Open main menu

EnglishEdit

EtymologyEdit

c. 1387, Middle English pamphilet, panflet (small, unbound treatise), from Anglo-Latin panfletus, popular shorthand for the 12th century Latin love poem Pamphilus de amore ("Pamphilus, anent love") well-known and widely copied, forming a pamphlet on its own; the eponym from Ancient Greek Πάμφιλος (Pámphilos, beloved of all), deriving from παν- (pan-) +‎ φίλος (phílos).

PronunciationEdit

NounEdit

pamphlet (plural pamphlets)

  1. A small booklet of printed informational matter, often unbound, having only a paper cover.

DescendantsEdit

  • French: pamphlet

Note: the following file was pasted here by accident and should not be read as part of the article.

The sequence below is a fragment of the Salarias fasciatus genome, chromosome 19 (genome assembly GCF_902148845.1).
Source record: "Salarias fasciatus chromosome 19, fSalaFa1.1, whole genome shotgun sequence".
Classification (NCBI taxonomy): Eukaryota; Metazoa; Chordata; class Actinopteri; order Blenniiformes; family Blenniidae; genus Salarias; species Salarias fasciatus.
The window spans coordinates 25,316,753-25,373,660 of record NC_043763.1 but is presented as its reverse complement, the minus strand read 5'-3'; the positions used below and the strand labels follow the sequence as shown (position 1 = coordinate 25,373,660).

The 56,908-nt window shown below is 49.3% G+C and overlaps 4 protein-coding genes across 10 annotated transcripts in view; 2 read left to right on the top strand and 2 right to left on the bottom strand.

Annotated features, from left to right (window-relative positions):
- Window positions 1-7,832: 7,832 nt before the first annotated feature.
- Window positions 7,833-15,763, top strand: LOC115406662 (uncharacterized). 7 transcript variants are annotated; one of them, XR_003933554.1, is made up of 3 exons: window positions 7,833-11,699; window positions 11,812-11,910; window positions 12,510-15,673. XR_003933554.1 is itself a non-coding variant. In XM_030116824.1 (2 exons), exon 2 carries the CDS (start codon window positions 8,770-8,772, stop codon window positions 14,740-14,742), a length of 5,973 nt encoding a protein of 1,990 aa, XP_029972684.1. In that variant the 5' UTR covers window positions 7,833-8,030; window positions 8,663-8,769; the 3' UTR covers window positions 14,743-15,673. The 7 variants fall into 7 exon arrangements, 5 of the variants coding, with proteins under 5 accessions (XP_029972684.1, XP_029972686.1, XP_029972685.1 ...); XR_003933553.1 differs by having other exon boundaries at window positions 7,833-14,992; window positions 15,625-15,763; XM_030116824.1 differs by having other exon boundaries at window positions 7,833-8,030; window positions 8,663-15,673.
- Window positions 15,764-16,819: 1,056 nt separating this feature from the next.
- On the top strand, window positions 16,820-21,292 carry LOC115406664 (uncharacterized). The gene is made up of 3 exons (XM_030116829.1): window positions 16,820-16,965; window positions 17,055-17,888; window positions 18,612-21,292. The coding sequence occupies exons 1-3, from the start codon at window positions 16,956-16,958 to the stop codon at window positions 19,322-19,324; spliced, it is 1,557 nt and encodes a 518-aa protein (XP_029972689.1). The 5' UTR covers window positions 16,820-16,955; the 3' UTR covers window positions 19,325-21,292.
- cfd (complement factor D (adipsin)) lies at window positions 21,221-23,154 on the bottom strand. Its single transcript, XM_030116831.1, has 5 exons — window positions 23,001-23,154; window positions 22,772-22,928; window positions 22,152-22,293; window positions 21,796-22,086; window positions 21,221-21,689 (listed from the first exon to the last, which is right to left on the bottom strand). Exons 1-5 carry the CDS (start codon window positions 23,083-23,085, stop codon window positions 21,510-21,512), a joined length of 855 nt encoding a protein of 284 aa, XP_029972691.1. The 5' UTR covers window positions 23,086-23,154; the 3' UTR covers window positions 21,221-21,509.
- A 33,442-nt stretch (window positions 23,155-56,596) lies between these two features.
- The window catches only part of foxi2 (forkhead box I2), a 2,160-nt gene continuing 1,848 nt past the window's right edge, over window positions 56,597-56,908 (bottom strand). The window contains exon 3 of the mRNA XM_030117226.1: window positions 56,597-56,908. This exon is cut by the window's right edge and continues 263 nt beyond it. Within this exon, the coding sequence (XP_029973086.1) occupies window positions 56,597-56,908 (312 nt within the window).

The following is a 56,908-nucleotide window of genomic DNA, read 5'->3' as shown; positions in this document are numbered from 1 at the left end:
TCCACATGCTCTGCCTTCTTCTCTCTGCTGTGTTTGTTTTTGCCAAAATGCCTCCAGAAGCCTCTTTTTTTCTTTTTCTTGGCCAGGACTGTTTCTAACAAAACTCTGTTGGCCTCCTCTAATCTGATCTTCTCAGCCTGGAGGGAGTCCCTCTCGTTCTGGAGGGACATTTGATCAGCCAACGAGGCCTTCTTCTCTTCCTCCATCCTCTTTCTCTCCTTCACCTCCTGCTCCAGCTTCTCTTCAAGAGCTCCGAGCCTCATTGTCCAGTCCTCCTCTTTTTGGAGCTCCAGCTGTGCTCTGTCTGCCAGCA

• Italian: pamphlet
  • Portuguese: panfleto
  • Spanish: panfleto

TranslationsEdit

See alsoEdit


FrenchEdit

EtymologyEdit

Borrowed from English pamphlet.

PronunciationEdit

NounEdit

pamphlet m (plural pamphlets)

  1. lampoon (written attack)
  2. (Quebec or dated) pamphlet (small booklet)

Further readingEdit


ItalianEdit

 
Italian Wikipedia has an article on:
Wikipedia it

NounEdit

pamphlet m (invariable)

  1. pamphlet (essay on a current topic)